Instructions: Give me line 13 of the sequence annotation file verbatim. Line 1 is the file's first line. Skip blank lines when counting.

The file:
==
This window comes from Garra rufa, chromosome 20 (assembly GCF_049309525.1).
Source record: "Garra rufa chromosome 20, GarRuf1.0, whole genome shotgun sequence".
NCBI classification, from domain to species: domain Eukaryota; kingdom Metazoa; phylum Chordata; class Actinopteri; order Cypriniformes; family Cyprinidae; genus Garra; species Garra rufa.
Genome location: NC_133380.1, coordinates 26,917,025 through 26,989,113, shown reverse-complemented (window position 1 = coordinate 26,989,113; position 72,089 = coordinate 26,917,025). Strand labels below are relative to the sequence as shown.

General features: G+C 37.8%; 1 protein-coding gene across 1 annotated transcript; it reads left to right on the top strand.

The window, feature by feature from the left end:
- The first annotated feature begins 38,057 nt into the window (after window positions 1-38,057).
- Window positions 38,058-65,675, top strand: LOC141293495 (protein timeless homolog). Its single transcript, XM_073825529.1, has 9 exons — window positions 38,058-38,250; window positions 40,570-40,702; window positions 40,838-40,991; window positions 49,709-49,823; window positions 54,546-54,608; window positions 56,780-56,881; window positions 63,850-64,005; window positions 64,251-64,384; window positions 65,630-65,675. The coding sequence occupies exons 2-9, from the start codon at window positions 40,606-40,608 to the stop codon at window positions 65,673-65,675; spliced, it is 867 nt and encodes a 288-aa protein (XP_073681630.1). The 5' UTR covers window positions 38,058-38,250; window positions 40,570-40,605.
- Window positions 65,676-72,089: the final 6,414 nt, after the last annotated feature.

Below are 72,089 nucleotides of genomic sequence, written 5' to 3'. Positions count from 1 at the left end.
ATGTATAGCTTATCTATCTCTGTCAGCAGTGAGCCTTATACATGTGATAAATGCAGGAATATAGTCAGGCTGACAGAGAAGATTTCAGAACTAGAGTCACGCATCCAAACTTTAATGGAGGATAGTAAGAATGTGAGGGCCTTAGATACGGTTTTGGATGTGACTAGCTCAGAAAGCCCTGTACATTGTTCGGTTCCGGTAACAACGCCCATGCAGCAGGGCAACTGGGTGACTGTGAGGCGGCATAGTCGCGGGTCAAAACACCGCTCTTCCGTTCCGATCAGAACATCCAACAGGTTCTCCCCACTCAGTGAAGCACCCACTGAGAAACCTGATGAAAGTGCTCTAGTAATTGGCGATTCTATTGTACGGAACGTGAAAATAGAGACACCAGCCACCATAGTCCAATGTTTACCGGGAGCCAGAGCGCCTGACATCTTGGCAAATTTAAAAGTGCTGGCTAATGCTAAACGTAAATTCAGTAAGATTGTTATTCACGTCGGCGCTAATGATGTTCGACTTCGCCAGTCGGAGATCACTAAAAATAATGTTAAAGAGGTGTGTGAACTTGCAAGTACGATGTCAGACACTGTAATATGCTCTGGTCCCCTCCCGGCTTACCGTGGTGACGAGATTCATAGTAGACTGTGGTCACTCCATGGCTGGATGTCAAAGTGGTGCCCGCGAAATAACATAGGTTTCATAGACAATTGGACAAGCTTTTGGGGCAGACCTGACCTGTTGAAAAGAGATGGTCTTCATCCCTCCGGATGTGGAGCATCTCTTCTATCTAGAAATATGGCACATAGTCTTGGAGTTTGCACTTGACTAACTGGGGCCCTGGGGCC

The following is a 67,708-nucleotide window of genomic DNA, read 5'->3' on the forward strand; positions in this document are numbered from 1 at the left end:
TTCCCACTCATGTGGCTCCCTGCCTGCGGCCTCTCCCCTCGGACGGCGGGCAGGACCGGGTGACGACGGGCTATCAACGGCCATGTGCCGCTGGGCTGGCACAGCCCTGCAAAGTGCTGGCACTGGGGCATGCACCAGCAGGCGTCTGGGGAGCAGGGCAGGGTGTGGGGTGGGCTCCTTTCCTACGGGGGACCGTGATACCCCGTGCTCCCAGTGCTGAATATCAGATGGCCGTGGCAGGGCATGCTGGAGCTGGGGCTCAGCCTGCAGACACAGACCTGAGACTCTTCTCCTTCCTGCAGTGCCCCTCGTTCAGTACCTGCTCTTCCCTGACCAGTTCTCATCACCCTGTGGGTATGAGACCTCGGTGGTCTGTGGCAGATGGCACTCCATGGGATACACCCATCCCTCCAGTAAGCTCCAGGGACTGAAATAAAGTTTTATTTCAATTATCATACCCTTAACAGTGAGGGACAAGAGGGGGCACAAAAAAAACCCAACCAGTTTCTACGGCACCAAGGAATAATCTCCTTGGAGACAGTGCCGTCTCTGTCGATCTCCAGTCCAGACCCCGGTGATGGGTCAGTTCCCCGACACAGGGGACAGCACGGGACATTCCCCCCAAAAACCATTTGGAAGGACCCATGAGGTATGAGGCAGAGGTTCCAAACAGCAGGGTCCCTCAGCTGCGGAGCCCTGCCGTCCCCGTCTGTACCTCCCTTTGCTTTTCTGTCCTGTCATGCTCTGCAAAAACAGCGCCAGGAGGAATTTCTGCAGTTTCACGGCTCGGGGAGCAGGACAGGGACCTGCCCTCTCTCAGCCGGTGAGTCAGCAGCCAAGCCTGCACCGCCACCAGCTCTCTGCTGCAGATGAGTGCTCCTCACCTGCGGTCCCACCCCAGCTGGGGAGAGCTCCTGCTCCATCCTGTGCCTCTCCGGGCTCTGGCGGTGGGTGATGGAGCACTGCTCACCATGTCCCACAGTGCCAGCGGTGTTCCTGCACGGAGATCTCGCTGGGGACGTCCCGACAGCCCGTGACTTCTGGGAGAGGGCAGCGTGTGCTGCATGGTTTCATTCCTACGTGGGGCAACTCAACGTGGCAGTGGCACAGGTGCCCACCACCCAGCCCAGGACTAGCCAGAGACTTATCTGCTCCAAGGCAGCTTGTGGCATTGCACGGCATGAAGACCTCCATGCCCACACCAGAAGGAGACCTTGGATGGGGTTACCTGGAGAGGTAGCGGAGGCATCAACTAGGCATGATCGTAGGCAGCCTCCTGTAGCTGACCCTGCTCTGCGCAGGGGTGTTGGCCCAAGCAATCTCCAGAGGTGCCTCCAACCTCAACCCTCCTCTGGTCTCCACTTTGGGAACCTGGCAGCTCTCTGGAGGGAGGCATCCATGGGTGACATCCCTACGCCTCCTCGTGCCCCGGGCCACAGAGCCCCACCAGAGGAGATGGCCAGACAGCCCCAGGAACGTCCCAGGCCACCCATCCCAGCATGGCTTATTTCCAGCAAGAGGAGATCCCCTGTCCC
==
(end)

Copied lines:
TTCCCACTCATGTGGCTCCCTGCCTGCGGCCTCTCCCCTCGGACGGCGGGCAGGACCGGGTGACGACGGGCTATCAACGGCCATGTGCCGCTGGGCTGGCACAGCCCTGCAAAGTGCTGGCACTGGGGCATGCACCAGCAGGCGTCTGGGGAGCAGGGCAGGGTGTGGGGTGGGCTCCTTTCCTACGGGGGACCGTGATACCCCGTGCTCCCAGTGCTGAATATCAGATGGCCGTGGCAGGGCATGCTGGAGCTGGGGCTCAGCCTGCAGACACAGACCTGAGACTCTTCTCCTTCCTGCAGTGCCCCTCGTTCAGTACCTGCTCTTCCCTGACCAGTTCTCATCACCCTGTGGGTATGAGACCTCGGTGGTCTGTGGCAGATGGCACTCCATGGGATACACCCATCCCTCCAGTAAGCTCCAGGGACTGAAATAAAGTTTTATTTCAATTATCATACCCTTAACAGTGAGGGACAAGAGGGGGCACAAAAAAAACCCAACCAGTTTCTACGGCACCAAGGAATAATCTCCTTGGAGACAGTGCCGTCTCTGTCGATCTCCAGTCCAGACCCCGGTGATGGGTCAGTTCCCCGACACAGGGGACAGCACGGGACATTCCCCCCAAAAACCATTTGGAAGGACCCATGAGGTATGAGGCAGAGGTTCCAAACAGCAGGGTCCCTCAGCTGCGGAGCCCTGCCGTCCCCGTCTGTACCTCCCTTTGCTTTTCTGTCCTGTCATGCTCTGCAAAAACAGCGCCAGGAGGAATTTCTGCAGTTTCACGGCTCGGGGAGCAGGACAGGGACCTGCCCTCTCTCAGCCGGTGAGTCAGCAGCCAAGCCTGCACCGCCACCAGCTCTCTGCTGCAGATGAGTGCTCCTCACCTGCGGTCCCACCCCAGCTGGGGAGAGCTCCTGCTCCATCCTGTGCCTCTCCGGGCTCTGGCGGTGGGTGATGGAGCACTGCTCACCATGTCCCACAGTGCCAGCGGTGTTCCTGCACGGAGATCTCGCTGGGGACGTCCCGACAGCCCGTGACTTCTGGGAGAGGGCAGCGTGTGCTGCATGGTTTCATTCCTACGTGGGGCAACTCAACGTGGCAGTGGCACAGGTGCCCACCACCCAGCCCAGGACTAGCCAGAGACTTATCTGCTCCAAGGCAGCTTGTGGCATTGCACGGCATGAAGACCTCCATGCCCACACCAGAAGGAGACCTTGGATGGGGTTACCTGGAGAGGTAGCGGAGGCATCAACTAGGCATGATCGTAGGCAGCCTCCTGTAGCTGACCCTGCTCTGCGCAGGGGTGTTGGCCCAAGCAATCTCCAGAGGTGCCTCCAACCTCAACCCTCCTCTGGTCTCCACTTTGGGAACCTGGCAGCTCTCTGGAGGGAGGCATCCATGGGTGACATCCCTACGCCTCCTCGTGCCCCGGGCCACAGAGCCCCACCAGAGGAGATGGCCAGACAGCCCCAGGAACGTCCCAGGCCACCCATCCCAGCATGGCTTATTTCCAGCAAGAGGAGATCCCCTGTCCC